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Tony's Reflection 35
Would you ever fancy the job of England football manager? He has an overwhelming and unenviable number of choices, every time he chooses an England team.
His choice of players reflect the manager’s personality and his outlook on the game. Is he “safety first”? Does he like to throw caution to the wind and take risks?
Once he has made his choices, a whole army of pundits and self appointed experts will pounce and tear apart the team he has chosen.
After the game, it gets even worse for the manager. If the team played well, the players get the glory. If they didn’t, the manager will get the blame. The way he told them to play was wrong… the players he chose were wrong. The England football manager and his reputation lives or dies by his choices about who will be on the team.
Mark has already told us about Jesus selecting the “players” he wanted on his “team” of followers. We saw him walk up to four fishermen and tell them to follow him. Jesus had such a unique combination of authority and winning ways… they had been strangely drawn to him and simply dropped everything they were doing, to follow him.
In today’s episode of Mark’s biography (Mark 2:13-17), we see Jesus’ authority and winning ways, again. Except Levi, the one Jesus chooses here, couldn’t be more different to the fishermen Jesus has called earlier. When Mark tells us the story of Levi, he wants us to marvel, once more, at Jesus authority and winsomeness. Mark has something else in mind, too. Something shocking and disturbing. You see, there was a dark side to Levi…
Levi was a tax collector.
That may sound innocent enough, to us. A clerk working for the tax office might be the butt of jokes from time to time, in our day. Back then, though, tax collectors were absolute scum. They were on the same level as thieves and murderers. It was all to do with who they worked for and how they did their job.
Back in Jesus day, Israel was part of the Roman Empire. The Empire needed money from the colonies, so they appointed tax collectors to bring in the hard cash. Each tax collector had a patch and a target for how much tax he had to raise. The Empire didn’t care how he pulled the money in, so long as he made his target. Extortion and intimidation were just fine.
Levi didn’t get paid by the Empire. He made his money by creaming off more taxes on top of his target. The Empire didn’t care how much he took. He could rake off for himself as much as he could get away with.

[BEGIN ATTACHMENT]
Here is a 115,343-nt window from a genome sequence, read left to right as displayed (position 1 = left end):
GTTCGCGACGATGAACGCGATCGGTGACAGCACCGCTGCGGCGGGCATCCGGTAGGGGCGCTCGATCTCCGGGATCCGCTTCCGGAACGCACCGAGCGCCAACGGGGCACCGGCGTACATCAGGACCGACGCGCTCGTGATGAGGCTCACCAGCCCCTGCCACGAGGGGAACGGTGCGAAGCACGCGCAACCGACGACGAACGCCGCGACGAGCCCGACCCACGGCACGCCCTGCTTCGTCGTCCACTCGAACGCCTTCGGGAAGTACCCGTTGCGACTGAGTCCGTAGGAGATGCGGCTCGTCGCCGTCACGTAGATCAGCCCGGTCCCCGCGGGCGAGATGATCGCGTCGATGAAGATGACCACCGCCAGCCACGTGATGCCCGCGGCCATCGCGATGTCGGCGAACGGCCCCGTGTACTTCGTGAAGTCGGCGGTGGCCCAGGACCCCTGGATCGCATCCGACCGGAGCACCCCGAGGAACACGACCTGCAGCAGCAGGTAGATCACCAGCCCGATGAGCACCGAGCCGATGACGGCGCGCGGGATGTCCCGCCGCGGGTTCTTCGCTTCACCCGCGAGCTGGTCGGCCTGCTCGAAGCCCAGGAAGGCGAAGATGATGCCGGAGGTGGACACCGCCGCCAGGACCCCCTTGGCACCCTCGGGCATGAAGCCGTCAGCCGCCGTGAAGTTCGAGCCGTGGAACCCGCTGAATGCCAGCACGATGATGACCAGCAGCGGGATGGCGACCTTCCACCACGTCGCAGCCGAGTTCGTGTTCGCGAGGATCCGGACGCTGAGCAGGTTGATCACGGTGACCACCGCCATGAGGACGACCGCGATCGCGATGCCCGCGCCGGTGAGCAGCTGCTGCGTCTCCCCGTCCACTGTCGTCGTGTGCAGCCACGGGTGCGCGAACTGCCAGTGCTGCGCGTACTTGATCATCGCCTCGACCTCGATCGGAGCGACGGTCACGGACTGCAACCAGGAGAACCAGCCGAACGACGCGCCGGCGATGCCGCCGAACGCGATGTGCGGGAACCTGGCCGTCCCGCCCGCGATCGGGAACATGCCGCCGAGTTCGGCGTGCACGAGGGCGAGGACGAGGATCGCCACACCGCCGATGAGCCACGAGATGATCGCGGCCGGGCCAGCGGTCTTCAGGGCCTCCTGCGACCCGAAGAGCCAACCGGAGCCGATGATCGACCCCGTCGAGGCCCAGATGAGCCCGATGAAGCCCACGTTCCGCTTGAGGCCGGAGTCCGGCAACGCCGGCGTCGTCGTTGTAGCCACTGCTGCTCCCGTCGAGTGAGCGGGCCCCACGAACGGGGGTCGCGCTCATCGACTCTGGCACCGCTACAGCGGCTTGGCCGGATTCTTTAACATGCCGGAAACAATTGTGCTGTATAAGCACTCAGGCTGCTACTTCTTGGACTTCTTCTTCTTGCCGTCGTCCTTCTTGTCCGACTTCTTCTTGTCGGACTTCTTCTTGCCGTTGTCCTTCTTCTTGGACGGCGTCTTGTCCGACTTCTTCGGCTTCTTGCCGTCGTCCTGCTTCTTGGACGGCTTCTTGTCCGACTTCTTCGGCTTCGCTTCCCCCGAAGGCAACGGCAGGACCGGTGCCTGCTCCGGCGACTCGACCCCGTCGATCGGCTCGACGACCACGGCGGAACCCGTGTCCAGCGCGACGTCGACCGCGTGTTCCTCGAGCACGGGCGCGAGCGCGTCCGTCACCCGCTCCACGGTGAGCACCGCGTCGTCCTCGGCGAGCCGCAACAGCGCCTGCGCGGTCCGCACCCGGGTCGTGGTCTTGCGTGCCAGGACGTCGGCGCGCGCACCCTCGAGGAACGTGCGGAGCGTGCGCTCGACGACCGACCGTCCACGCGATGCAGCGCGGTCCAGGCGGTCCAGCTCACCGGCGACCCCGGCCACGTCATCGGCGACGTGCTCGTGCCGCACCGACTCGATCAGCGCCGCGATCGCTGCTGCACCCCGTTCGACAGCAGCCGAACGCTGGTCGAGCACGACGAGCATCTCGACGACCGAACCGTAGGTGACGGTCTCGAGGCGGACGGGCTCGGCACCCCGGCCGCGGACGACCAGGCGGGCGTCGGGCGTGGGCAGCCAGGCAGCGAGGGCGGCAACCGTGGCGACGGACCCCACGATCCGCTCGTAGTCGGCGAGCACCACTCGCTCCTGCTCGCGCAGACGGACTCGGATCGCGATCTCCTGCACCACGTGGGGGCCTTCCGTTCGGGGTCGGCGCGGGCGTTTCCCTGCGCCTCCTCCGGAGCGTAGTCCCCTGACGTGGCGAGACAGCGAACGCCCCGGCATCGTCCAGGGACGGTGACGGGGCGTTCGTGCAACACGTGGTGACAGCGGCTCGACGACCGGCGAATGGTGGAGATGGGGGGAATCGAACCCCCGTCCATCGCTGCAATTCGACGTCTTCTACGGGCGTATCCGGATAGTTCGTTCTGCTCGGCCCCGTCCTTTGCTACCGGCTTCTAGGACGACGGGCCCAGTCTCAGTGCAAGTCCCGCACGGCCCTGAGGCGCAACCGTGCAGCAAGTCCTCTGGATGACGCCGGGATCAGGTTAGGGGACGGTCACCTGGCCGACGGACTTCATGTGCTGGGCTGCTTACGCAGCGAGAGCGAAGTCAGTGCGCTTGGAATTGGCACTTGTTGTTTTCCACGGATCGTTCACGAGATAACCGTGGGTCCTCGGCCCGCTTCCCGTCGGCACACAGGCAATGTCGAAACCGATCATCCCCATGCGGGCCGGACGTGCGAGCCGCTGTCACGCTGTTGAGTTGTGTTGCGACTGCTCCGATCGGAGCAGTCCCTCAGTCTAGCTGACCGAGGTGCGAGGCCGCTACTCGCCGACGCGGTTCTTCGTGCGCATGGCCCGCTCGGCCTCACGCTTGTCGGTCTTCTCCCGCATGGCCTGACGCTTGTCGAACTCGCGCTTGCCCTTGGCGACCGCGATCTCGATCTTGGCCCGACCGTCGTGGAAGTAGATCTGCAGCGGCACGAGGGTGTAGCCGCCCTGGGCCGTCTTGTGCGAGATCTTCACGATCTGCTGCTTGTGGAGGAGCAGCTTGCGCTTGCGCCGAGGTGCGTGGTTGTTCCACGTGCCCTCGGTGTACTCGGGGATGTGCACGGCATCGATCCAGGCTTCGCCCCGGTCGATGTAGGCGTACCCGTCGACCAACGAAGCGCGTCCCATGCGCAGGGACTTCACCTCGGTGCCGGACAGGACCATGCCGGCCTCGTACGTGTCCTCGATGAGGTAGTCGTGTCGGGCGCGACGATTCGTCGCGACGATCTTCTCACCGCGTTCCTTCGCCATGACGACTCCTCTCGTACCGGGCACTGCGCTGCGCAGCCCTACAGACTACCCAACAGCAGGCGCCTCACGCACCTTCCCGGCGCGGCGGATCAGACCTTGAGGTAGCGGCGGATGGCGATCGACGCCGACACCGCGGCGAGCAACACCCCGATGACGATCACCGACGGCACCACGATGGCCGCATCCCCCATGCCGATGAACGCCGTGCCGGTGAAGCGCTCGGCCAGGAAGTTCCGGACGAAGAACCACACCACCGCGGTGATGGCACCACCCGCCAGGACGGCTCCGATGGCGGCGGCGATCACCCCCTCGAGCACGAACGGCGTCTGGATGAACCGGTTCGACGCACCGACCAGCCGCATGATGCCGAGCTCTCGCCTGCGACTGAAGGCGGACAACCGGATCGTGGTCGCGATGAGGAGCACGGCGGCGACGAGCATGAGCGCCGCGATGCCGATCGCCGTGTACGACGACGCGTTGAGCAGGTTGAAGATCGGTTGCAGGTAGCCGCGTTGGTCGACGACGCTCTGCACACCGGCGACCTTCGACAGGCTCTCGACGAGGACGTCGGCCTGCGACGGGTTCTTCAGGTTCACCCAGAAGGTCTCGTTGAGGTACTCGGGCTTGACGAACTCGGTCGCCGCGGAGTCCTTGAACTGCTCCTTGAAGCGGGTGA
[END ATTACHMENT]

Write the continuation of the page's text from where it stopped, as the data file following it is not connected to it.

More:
We can see why Levi, what he did and how he made his living, would have been an affront to every patriotic Jew.
Levi was also an affront, religiously speaking. Israel was God’s people. So, if you betrayed Israel by working for the foreign Empire, you were also betraying God.
It is easy to see why Levi was not popular, to put it mildly.
Imagine the scene Mark gives us. Jesus has been walking around teaching and as usual, huge crowds are following him.
Jesus passed Levi, sat at his mobile, outdoor tax collection point. As the crowd following Jesus catches sight of Levi, there is a murmur of disapproval. Some kick up the dust in Levi’s direction. Others spit at the ground in front of his collection point. Levi sees the anger. His strong-arm gorillas couldn’t protect him from that big a crowd. Time to go home, perhaps?
Jesus turns and looks at Levi. The crowd are expecting a cutting comment from Jesus. Something about being a traitor. Something about putting God and country first. There is a hushed silence as the crowd looks on, expecting Jesus to cut Levi down to size.
He looks Levi in the eye. You can hear a pin drop. “Follow me,” says Jesus. Levi drops everything and follows. How could Jesus want a man like that on his team?
Later that evening Levi throws a meal for Jesus. All Levi’s friends are there. What sort of friends does a tax collector have? Not “nice” ones, for sure. Other tax collectors are there, aplenty. A few prostitutes. Plenty of dubious characters. And there is Jesus, in there with them all, enjoying the party.
Back then, you would tell a “holy” man by the friends he chose and the company he kept. The Pharisees hear what is going on. They knew this Jesus was no good. And now here he is, proving it, by the company he keeps. They start to grumble and grump. Not at Jesus directly, of course, but at his disciples – the more respectable ones, at least.
Jesus picks up what they are saying. “I haven’t come for the “respectable” he says, but for the ones who know they have a problem. I am here as the doctor of souls. Doctors go to the sick.”
Have you ever thought you are “not good enough” to be a Christian? Take heart. Jesus came for those who know they are “not good enough” and are honest enough to admit it. He doesn’t just come with sympathy for our problems and failings, either. He is a doctor. He comes with medicine, to cure them.